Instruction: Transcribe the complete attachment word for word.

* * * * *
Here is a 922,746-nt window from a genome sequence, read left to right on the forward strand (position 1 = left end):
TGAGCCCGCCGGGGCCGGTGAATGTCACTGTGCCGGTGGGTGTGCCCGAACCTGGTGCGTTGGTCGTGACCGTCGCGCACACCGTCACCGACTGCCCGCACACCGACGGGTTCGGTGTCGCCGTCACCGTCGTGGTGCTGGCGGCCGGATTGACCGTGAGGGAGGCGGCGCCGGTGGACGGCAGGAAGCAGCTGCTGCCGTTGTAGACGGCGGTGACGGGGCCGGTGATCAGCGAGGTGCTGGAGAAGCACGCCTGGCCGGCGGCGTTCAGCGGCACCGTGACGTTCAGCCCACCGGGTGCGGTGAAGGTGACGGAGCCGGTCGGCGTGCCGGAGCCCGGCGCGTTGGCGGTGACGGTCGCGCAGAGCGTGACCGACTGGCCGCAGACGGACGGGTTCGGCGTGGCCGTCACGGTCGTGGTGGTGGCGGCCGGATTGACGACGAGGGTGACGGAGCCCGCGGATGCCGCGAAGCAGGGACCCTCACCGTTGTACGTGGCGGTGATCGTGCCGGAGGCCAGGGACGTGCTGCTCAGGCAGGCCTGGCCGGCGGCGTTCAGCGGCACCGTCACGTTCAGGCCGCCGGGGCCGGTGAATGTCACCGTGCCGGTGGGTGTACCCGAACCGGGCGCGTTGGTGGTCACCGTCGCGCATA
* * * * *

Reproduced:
Here is a 922,746-nt window from a genome sequence, read left to right on the forward strand (position 1 = left end):
TGAGCCCGCCGGGGCCGGTGAATGTCACTGTGCCGGTGGGTGTGCCCGAACCTGGTGCGTTGGTCGTGACCGTCGCGCACACCGTCACCGACTGCCCGCACACCGACGGGTTCGGTGTCGCCGTCACCGTCGTGGTGCTGGCGGCCGGATTGACCGTGAGGGAGGCGGCGCCGGTGGACGGCAGGAAGCAGCTGCTGCCGTTGTAGACGGCGGTGACGGGGCCGGTGATCAGCGAGGTGCTGGAGAAGCACGCCTGGCCGGCGGCGTTCAGCGGCACCGTGACGTTCAGCCCACCGGGTGCGGTGAAGGTGACGGAGCCGGTCGGCGTGCCGGAGCCCGGCGCGTTGGCGGTGACGGTCGCGCAGAGCGTGACCGACTGGCCGCAGACGGACGGGTTCGGCGTGGCCGTCACGGTCGTGGTGGTGGCGGCCGGATTGACGACGAGGGTGACGGAGCCCGCGGATGCCGCGAAGCAGGGACCCTCACCGTTGTACGTGGCGGTGATCGTGCCGGAGGCCAGGGACGTGCTGCTCAGGCAGGCCTGGCCGGCGGCGTTCAGCGGCACCGTCACGTTCAGGCCGCCGGGGCCGGTGAATGTCACCGTGCCGGTGGGTGTACCCGAACCGGGCGCGTTGGTGGTCACCGTCGCGCATA